MY 89-YEAR-OLD friend Alicia is angry because she can't march in San
Francisco this Saturday. All her life, she has fought for civil rights and
against unjust wars. Now, bound to a wheelchair, she is unable to walk. "If I
were well and young," she says, her voice rising in indignation, "I would be
there. So go tell all those young and able people that this war on Iraq is
Alicia is hardly alone in wanting to express her opposition to a possible
invasion of Iraq. The pope has called such a war "a defeat for humanity."
During the next week, anti-war demonstrations will take place in at least 23
countries, including Argentina, Canada, France, South Korea, Germany and
On Saturday, this country will witness two large "National Marches in
Washington, D.C., and San Francisco." The number of buses chartered by
communities from Maine to Texas suggest that more than 150,000 marchers will
descend on the nation's capitol for a peaceful march and rally against a war
In San Francisco, organizers say they are bracing for a huge crowd as well.
Buses will be arriving from as far as Canada and Idaho. "I'm bringing my
grandkids," says one friend. "There's no better way to teach them how to be a
citizen." She joins peace organizations, church groups and families with
children who will arrive Saturday and assemble for an 11 a.m. opening rally at
the foot of Market Street at the Embarcadero. Then they will march to Civic
Center Plaza for a closing rally with speakers and cultural performances.
Organizers chose this date because they believe it may be the last time
Americans can prevent, rather than protest, a war with Iraq.
But the day is also special because Monday commemorates the birthday of the
Rev. Martin Luther King Jr. For many civil rights and peace activists, the
march also honors the last year of King's life, when he broke his silence and
denounced the Vietnam War.
King rightly anticipated that all kinds of people would try to discredit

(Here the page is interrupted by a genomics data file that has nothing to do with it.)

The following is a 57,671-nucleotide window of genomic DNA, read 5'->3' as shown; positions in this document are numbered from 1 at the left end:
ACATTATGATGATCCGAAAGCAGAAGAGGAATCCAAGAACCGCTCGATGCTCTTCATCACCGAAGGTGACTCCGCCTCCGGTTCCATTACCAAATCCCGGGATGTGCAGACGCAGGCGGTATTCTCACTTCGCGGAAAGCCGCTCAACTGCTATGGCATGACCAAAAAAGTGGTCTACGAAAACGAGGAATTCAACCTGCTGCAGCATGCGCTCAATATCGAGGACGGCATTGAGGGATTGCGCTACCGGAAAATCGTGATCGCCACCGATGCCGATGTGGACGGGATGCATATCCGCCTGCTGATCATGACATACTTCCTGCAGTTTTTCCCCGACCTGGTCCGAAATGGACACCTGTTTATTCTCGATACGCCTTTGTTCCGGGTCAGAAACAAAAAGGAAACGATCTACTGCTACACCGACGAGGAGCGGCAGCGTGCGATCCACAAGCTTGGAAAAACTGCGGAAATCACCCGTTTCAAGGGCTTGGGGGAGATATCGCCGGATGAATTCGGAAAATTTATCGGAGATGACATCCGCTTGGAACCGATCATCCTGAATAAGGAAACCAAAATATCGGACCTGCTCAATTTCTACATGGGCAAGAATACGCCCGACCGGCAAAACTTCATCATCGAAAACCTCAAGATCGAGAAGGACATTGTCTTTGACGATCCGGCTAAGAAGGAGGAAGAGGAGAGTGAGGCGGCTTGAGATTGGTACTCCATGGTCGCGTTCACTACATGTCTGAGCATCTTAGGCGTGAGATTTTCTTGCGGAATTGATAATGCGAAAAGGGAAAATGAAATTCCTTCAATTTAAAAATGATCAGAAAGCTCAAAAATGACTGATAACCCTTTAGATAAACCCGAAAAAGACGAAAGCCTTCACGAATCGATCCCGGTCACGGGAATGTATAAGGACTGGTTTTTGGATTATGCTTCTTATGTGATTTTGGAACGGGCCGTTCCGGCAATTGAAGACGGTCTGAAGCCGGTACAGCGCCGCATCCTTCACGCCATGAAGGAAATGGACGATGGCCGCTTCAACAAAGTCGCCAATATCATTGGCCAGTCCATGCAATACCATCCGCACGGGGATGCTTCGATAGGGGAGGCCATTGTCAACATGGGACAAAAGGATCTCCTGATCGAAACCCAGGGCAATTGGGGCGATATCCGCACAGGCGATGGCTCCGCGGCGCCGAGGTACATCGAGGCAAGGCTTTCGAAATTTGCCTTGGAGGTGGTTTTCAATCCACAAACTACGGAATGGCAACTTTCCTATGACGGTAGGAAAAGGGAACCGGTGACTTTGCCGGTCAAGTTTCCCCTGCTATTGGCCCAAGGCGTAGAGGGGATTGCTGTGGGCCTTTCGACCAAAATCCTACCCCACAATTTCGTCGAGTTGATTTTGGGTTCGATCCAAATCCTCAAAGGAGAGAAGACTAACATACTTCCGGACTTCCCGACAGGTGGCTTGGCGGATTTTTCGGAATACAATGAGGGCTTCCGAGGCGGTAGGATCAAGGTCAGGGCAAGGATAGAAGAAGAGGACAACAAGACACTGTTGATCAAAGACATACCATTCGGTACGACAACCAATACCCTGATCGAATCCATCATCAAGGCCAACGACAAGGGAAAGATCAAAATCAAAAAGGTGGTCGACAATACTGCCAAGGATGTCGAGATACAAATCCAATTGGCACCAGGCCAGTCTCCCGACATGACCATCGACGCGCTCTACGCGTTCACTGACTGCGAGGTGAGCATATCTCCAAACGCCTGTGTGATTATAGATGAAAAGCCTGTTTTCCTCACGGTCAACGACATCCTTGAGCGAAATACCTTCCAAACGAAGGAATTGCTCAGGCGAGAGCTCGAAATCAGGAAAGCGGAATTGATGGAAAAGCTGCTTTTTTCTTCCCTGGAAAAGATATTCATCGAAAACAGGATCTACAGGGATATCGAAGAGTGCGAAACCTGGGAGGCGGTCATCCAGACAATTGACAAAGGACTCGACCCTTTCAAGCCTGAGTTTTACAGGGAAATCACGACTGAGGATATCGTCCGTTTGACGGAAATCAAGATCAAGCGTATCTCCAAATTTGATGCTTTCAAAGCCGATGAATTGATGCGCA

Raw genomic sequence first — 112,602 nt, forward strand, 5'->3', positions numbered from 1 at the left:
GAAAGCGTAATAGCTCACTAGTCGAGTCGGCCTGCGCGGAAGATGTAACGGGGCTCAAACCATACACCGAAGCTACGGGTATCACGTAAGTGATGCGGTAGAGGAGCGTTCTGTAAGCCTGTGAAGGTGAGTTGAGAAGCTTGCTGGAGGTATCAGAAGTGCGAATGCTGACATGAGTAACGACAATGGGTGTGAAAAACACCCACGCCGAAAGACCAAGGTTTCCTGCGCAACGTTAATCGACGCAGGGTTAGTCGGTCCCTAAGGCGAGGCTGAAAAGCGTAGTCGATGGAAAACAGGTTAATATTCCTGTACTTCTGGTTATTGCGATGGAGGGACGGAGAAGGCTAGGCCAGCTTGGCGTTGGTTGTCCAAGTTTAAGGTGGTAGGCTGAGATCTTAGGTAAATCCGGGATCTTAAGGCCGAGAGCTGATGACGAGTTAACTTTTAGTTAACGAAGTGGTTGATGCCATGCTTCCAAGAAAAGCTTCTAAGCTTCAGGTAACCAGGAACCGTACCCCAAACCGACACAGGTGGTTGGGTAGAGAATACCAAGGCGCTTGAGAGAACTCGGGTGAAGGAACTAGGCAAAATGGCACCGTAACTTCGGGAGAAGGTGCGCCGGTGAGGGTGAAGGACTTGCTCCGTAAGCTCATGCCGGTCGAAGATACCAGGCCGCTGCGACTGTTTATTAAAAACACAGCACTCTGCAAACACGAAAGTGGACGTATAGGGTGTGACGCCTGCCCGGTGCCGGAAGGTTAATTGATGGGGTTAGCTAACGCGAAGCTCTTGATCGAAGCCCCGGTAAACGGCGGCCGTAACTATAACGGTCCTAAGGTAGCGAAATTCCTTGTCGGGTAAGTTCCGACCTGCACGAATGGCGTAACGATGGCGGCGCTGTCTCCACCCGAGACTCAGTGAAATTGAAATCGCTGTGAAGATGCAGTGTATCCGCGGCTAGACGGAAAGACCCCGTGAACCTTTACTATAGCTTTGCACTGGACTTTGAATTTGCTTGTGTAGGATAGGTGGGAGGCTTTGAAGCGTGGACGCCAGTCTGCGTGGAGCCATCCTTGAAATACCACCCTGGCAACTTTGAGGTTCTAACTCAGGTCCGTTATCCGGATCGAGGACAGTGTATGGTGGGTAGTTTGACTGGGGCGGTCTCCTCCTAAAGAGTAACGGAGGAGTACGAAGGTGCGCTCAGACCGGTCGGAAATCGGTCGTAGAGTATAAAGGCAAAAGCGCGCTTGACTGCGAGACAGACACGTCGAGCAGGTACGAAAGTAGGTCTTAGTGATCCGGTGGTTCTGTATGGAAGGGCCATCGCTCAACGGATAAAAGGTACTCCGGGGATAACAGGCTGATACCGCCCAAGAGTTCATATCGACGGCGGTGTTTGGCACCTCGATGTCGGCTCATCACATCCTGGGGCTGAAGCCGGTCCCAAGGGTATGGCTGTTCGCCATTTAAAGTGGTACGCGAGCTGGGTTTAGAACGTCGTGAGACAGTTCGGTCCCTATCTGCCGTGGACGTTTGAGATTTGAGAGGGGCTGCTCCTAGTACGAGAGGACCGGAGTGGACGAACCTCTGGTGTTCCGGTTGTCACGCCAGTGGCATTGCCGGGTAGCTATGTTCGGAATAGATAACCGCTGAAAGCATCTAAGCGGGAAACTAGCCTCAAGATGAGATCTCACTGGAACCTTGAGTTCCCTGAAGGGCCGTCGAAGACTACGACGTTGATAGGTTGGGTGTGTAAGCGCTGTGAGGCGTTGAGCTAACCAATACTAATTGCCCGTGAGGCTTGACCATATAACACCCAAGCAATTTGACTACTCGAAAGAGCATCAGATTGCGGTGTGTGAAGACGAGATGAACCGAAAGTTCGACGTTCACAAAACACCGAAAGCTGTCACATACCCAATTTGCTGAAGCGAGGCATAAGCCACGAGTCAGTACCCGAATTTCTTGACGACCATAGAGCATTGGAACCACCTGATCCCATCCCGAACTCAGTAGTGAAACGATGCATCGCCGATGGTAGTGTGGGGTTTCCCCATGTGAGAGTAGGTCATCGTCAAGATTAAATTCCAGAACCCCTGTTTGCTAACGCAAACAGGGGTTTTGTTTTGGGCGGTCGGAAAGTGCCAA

him for his anti-war position. "I came to the conclusion," he told a stunned
congregation at Riverside Church in New York City in 1967, "that there is an
existential moment in your life when you must decide to speak for yourself;
nobody else can speak for you."
There is never a good time to oppose your government, he told them. "On
some positions, cowardice asks the question, 'is it safe?' Expediency asks the
question, 'Is it politic?' And vanity comes along and asks the question, 'Is
it popular?' But conscience asks the question, 'Is it right?' And there comes
a time when one must take a position that is neither safe, nor politic, nor
popular, but he must do it because conscience tells him it is right."
I still remember hearing King denounce the war that year. As I stood with
other students at UC Berkeley's Sproul Plaza, I heard King worry that he might
be cast as a communist for opposing the war. But, he said, silence was far
more dangerous. "Those of us who love peace," he urged, "must organize as
effectively as the war hawks. As they spread the propaganda of war, we must
spread the propaganda of peace."
Like many other people, I rarely agree with the specific slogans or
politics of those who happen to organize large protest marches. After hearing
King speak that day, however, I realized that it's more important to oppose an
unjust war than remain silent.
I especially don't like to march under signs that express disrespect or
hatred for my country. It's my nation's policies -- not its ideals or people --against which I bear witness. And so, I listen to the sage advice offered by
one veteran peace activist: "Just bring your own sign."
For logistical information: www.internationalanswer.org.
denunciation of war: www.stanford.edu/group/King/about_king/encyclopedia/vietnam.htm
©2003 San Francisco Chronicle